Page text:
Ah, you mean just a list of things people should do with checkboxes? So something like “your profile is 50% finished” that I saw on some other sites? And you can come back to this checklist later and complete it. I think that should be pretty easy to do. Maybe it doesn’t even need flags in the database for it, we can just check if a user has followed tags, or a avatar, or whatever :slight_smile:

I did that again: [quote] and [/quote] need to be on their own line, otherwise they aren’t recognized, but you can see that in the preview. If you don’t want to add these newlines you can just use simple markdown quotes with > quoted text :slight_smile:


(Deus Figendi) #13

Summary of this post: Yes Supertux88, yes and yes.

Ah okay, I was wrong about this.

Yes I do.

Well I don’t know about “checkboxes” here but: Yes, in general you got the idea. I thought about a bot who sends you a PM saying “hey, did you know you can fill your profile with five tags describing you. Do so and others will be able to find you by searching for those tags. But be careful: These self describing tags are always public, everyone can see them.”
And if the user did that another PM pops up: “Hey cool, you did the describe-yourself-in-5-words challange. Well talking about tags, try by yourself, search for a #hashtag to find interesting people”
And that task would be done if the user searched to a hashtag with at least one match on the people-column.

And so on. But for example a bot wouldn’t be able to check if you searched for something but the behavior could be similar to someone writing PMs to you (so the first task might be “read your messages”). And PMs… you can read and ignore them and maybe you fullfill the task by accident but you could keep ignoring it.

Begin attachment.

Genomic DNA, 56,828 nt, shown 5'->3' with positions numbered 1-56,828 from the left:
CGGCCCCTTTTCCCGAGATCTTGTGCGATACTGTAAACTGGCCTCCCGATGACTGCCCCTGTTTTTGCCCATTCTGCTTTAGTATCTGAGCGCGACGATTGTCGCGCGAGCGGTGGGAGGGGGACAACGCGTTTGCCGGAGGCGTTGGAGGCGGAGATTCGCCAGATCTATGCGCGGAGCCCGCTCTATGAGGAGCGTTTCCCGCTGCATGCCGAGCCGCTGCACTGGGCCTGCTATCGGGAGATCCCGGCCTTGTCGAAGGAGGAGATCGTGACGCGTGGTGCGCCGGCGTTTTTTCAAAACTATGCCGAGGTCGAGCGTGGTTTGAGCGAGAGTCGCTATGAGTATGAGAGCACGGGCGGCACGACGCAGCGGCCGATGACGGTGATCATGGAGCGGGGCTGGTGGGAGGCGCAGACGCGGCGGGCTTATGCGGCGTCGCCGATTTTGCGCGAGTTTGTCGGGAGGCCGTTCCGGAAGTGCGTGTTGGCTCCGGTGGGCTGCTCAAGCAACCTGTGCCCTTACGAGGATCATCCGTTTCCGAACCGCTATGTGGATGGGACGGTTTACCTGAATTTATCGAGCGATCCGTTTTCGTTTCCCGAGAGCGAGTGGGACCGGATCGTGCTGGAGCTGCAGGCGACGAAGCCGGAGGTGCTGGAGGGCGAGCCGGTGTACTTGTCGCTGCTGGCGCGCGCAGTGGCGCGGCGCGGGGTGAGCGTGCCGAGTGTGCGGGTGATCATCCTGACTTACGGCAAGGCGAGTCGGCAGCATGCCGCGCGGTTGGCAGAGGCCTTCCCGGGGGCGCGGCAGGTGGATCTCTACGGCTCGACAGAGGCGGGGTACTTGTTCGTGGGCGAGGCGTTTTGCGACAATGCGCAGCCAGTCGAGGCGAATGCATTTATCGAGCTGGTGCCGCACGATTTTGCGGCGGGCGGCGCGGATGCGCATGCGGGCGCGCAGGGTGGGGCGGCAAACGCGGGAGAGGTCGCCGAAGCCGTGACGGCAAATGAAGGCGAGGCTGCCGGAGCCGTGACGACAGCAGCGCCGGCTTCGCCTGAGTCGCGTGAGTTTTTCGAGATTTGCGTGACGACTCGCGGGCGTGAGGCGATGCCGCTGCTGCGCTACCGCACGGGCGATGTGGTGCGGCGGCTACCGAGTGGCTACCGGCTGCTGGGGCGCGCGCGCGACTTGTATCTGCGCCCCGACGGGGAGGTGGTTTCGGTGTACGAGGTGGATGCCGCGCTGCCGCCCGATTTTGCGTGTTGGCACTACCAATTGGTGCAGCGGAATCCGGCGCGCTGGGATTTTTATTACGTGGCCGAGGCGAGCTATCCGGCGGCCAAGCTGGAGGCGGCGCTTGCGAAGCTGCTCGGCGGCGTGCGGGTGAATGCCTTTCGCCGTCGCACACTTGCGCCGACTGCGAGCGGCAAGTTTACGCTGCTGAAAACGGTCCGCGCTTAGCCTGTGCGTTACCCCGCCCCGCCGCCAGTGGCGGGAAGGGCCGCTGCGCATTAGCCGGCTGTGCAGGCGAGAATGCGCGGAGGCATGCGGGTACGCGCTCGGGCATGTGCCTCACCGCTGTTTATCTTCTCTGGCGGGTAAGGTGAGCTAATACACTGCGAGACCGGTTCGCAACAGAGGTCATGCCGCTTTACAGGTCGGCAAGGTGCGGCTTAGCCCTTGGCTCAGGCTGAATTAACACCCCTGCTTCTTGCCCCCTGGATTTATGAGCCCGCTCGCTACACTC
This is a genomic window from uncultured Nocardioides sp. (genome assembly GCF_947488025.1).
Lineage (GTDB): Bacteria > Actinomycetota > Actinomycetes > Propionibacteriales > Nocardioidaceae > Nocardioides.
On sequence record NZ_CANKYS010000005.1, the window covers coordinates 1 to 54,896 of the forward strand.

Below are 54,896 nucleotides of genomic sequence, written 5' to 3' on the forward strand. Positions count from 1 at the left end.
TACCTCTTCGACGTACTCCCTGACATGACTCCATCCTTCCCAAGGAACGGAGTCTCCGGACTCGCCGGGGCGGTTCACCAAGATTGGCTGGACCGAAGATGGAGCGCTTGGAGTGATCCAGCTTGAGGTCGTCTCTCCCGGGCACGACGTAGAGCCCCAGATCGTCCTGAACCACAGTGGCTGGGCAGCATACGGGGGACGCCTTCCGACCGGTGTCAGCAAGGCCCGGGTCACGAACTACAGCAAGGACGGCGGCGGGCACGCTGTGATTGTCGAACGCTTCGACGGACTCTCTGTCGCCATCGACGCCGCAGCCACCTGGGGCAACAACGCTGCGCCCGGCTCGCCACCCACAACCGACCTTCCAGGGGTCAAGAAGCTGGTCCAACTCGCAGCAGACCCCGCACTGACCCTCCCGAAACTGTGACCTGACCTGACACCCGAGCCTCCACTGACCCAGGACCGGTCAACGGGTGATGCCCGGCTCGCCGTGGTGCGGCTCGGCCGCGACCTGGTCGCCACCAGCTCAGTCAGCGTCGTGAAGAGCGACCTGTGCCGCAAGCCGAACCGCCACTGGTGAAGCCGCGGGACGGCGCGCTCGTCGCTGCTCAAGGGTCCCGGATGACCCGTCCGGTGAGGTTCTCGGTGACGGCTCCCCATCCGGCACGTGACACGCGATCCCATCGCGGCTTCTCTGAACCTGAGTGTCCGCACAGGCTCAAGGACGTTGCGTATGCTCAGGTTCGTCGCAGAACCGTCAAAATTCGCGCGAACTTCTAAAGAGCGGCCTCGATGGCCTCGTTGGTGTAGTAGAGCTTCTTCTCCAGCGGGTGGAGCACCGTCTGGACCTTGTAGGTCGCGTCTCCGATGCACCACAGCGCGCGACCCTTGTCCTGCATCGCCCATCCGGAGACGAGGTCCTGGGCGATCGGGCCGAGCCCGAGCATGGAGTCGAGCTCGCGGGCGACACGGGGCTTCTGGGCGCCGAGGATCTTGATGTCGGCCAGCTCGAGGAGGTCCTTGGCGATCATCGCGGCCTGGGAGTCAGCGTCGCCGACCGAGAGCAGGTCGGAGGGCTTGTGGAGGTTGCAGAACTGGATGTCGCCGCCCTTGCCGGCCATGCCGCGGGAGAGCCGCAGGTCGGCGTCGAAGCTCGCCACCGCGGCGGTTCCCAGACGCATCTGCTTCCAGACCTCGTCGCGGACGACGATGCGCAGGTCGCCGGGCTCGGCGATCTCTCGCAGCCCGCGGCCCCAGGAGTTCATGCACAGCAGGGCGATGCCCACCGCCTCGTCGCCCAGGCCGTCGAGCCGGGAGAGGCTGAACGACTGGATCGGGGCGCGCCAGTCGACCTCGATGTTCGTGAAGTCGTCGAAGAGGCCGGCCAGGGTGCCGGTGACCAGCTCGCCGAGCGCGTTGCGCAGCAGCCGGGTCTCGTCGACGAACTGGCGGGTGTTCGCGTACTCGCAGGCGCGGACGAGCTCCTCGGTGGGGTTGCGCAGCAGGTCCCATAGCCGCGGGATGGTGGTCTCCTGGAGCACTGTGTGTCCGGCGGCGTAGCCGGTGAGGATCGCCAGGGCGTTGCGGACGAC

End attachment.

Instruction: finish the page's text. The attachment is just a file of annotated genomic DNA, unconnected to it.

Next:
So that’s the idea atm.

I did that again: [quote] and [/quote] need to be on their own line

Ah okay, but why? This is not usual for BB-Code and BB-Code is meant to be “simplified HTML” and I can type HTML-Elements on as many lines I’d like to. DISCOURSE SUCKS! ;D

I thought I did :confused:


(Benjamin Neff) #14

I think that’s way to complicated to build and also suboptimal in some points: It wouldn’t change the language when you change your settings, it wouldn’t update when something changes and it would be weird when you answer to the conversation but it’s only a bot that doesn’t answer your questions. Also it would just fill the database with useless bot-conversations.

I think a simple list with things a users should do at some point after the signup (set a name, avatar and tags to e found better, and write a newhere post, for example) and it could be done with a simple list with ticks in front of things already completed. This can also be updated when something changes or even elements added when there is a need for that because of new features.

If you want to have a full blown tutorial for all features, we could just link to the current tutorial or if that isn’t enough we could create an in-app tutorial with pop-overs as they are currently when you open the stream the first time, which would work much better (and also can be updated with changes) than a bot writing you messages.


(Hank G) #15

Except those services aren’t in one giant “E-mail” system banner in one giant ecosystem. They are obviously independent services that communicate with each other over an established protocol. The e-mail analogy is good to describe federation to a point, but when we extend it too far it starts breaking down. Diaspora, Friendica, etc. appear as one ecosystem. People expect a different experience from them.